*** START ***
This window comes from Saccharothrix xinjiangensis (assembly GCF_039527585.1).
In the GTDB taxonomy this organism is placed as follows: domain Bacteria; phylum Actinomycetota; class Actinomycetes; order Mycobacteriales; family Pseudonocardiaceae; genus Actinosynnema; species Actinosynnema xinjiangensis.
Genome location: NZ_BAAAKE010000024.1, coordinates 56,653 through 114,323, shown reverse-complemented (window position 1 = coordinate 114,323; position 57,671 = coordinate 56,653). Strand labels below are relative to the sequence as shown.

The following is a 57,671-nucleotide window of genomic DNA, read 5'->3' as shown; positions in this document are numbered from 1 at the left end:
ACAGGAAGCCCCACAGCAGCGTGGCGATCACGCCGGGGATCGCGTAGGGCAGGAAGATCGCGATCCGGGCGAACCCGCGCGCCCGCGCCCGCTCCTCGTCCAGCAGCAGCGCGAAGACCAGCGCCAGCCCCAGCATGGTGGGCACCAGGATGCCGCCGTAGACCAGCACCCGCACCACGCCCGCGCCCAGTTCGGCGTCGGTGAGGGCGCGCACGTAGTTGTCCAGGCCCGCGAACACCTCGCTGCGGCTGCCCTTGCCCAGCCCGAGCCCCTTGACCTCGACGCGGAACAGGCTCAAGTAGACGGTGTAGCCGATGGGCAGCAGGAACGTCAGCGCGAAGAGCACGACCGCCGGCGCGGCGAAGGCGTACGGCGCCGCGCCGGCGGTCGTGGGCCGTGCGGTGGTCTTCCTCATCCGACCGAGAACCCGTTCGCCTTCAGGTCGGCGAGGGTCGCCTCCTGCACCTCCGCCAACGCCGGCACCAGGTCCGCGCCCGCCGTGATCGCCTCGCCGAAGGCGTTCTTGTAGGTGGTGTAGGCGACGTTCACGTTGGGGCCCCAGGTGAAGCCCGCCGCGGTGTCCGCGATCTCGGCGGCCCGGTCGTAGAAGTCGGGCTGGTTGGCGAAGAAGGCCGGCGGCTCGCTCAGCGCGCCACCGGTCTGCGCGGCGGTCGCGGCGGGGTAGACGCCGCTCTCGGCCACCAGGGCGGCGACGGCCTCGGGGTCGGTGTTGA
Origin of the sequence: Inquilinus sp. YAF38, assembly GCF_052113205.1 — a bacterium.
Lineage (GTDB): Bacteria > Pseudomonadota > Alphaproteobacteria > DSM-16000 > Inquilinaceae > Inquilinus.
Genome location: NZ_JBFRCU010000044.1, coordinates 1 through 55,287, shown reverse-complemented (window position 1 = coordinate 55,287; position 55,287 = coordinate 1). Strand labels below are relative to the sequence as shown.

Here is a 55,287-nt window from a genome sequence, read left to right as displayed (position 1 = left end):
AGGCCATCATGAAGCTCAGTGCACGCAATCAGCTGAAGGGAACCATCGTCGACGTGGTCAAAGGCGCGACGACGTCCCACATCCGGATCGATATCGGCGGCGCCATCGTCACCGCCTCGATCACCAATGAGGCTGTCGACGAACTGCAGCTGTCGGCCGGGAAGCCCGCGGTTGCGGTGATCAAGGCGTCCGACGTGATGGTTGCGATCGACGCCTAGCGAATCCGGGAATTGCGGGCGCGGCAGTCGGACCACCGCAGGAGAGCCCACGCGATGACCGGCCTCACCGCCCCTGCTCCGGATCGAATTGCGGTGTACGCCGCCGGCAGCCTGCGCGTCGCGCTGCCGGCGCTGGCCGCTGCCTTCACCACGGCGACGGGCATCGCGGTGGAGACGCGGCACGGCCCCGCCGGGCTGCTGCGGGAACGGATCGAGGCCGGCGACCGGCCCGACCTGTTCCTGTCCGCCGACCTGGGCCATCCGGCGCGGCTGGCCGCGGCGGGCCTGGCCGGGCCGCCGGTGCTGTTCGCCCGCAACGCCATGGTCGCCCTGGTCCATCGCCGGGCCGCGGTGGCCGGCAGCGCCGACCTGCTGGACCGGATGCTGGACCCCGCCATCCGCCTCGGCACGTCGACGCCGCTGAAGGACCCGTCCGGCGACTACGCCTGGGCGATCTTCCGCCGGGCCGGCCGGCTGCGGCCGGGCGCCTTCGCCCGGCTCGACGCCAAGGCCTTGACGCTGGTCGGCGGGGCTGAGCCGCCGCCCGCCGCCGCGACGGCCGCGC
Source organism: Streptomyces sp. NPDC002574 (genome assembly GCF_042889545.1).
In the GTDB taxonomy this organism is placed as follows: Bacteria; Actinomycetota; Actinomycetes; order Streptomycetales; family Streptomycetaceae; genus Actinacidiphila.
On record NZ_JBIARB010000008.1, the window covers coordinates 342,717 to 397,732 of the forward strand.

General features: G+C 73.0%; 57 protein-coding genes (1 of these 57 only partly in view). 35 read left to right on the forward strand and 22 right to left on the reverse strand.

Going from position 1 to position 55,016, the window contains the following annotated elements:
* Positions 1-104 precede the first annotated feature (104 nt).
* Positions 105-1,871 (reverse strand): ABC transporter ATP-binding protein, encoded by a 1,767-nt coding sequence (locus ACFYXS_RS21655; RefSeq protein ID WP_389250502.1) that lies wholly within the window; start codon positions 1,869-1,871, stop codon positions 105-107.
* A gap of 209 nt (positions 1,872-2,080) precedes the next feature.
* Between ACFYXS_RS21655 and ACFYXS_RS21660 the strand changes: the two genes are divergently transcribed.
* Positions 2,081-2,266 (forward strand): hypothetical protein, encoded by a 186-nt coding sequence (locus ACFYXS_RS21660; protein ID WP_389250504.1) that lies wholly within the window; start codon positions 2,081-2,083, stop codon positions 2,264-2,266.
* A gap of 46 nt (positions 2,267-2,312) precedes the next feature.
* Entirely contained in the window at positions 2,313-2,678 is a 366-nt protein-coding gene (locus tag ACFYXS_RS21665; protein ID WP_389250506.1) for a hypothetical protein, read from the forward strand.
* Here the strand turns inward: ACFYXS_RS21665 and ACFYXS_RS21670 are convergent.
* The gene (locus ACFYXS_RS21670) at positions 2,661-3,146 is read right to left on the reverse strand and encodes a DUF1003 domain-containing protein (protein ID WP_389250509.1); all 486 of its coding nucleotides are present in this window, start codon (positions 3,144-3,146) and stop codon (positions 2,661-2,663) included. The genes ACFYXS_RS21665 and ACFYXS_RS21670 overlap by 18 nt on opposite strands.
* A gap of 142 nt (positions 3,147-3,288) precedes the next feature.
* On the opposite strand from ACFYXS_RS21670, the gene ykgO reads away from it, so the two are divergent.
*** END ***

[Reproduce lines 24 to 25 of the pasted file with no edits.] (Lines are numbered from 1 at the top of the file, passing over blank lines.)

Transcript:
* The gene (locus ACFYXS_RS21670) at positions 2,661-3,146 is read right to left on the reverse strand and encodes a DUF1003 domain-containing protein (protein ID WP_389250509.1); all 486 of its coding nucleotides are present in this window, start codon (positions 3,144-3,146) and stop codon (positions 2,661-2,663) included. The genes ACFYXS_RS21665 and ACFYXS_RS21670 overlap by 18 nt on opposite strands.
* A gap of 142 nt (positions 3,147-3,288) precedes the next feature.